Do you think that compression socks would help for adductor/hammy cramps?  I've also considered trying compression shorts, but haven't got around to running that particular experiment yet...

TIA for any pearls of wisdom -- leg cramps are a bugger!

surfcowboy

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Re: SUP Surfing with BPPV Vertigo
« Reply #19 on: January 27, 2019, 08:11:12 AM »
Ok Iíll pitch up my experience as well. I had vertigo my 40ís and started using Flonase and that helped a lot. Itís not overnight, it takes a few weeks to work. Try it as it has no real side effects and is over the counter now. Iím assuming like TallDude that it reduced the inflammation in my ears as well as sinuses.

I now believe mine has a viral component. (Eva the board lady posted up about that and apparently itís common.) Again, since the drugs are not that serious you might ask your doctor for a round of one of the commonly prescribed anti-virals.

Eply didnít help me but reducing inflammation in my ears did. I still have it in mild form when I travel sometimes but itís not enough to treat generally and passes in a few hours.

Hope some of this helps people.

toolate

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Re: SUP Surfing with BPPV Vertigo
« Reply #20 on: January 27, 2019, 10:57:36 AM »
amazing how many folks here have experienced vertigo! The medical literature is clearly WAY OFf in terms of incidence of this symptom. I too have had scary run ins with vertigo. In my case thought to be BPPV but i later diagnosed as migraine associated vertigo. For me, avoiding dietary triggers such as MSG was the key.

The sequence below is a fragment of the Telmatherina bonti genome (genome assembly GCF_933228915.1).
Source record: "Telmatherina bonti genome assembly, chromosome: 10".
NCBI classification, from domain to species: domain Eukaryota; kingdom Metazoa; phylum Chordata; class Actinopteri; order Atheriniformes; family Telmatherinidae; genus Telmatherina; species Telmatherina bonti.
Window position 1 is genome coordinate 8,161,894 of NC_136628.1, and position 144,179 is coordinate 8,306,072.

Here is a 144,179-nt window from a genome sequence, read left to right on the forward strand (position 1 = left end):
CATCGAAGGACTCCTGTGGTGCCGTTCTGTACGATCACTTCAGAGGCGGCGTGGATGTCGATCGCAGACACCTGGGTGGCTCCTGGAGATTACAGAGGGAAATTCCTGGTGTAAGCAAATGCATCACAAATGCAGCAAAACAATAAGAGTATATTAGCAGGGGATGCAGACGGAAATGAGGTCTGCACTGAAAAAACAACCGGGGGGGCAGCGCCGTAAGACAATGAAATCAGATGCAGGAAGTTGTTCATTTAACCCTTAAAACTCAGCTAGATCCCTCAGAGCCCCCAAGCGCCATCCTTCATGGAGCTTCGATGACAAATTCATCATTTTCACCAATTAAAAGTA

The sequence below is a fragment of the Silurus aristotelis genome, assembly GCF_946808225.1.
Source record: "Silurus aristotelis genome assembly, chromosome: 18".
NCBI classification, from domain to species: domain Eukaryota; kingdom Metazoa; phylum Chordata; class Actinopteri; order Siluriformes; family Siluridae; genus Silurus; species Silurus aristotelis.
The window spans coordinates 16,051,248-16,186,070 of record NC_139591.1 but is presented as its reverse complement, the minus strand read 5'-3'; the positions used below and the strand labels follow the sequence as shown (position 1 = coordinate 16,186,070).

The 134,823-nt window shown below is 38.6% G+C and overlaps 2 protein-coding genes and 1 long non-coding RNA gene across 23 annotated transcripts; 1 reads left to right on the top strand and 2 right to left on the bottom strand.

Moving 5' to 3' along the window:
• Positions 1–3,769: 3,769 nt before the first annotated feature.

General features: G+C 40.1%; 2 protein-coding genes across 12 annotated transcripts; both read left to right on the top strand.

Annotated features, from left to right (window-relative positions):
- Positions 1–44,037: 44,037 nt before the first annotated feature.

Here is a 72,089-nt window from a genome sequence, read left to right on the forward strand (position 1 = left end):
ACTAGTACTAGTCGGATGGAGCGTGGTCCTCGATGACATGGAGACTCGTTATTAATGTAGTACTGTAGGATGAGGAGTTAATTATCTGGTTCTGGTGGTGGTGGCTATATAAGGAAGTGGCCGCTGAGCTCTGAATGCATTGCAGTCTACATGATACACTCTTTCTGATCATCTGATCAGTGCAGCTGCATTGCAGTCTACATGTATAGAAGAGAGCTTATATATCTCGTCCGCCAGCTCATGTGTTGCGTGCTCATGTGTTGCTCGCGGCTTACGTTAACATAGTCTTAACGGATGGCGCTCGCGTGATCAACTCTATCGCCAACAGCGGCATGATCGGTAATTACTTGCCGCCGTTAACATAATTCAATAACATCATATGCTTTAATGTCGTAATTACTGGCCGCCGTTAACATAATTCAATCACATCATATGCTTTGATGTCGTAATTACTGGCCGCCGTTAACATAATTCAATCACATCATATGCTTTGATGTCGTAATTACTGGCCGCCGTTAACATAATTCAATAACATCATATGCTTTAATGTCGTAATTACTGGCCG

On the subject of vertigo, do others notice that their balance changes from day to day a LOT even when there is NO vertigo?

PonoBill

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Re: SUP Surfing with BPPV Vertigo
« Reply #21 on: January 27, 2019, 12:12:31 PM »
JSB, I get cramps all the way up to my abdomen if I don't wear the socks, and the worst cramps are in my quads and hamstrings. You wouldn't expect calf-high socks to help with that, and initially, I wore compression tights, but I tried the calf-high and found they worked to eliminate the cramps. I was still concerned that I might be courting problems down the road since my vein doc recommended tights, so when I went for a followup I asked about them. He had me come in with the socks on after wearing them for a morning and did an ultrasound check for reflux--no problem, the socks were working all the way up my leg.

Cowboy--Flonase is a very useful drug. I've used it to help my balance and to make clearing my tubes easier while diving. It also substantially improves my sense of taste, which is pretty cool. Years ago I caught a virus that gave me a month of intense vertigo. I fell down helplessly if I turned my head. The virus makes the hairs in the balance sensor sticky and they trap and randomly release the crystals that act as a level indicator. It cleared up, but when I had a minor return bout a few years ago I used Flonase and it cleared instantly.

Toolate--my balance changes EVERY day. Some days I can barely stand on my foil board, and some days I am the Master of Balance. I'm going to get some Flonase, I don't know why I didn't think of that sooner. The warning paper that comes with a box of Flonase has the shortest list of side effects I've seen--no anal leakage, no sudden death--the most worrying is over-reliance on it. Fortunately, my ADD ensures I'd never over-rely on anything because I forget it too often.
« Last Edit: January 27, 2019, 12:17:11 PM by PonoBill »
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supthecreek

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Re: SUP Surfing with BPPV Vertigo
« Reply #22 on: January 28, 2019, 06:46:25 AM »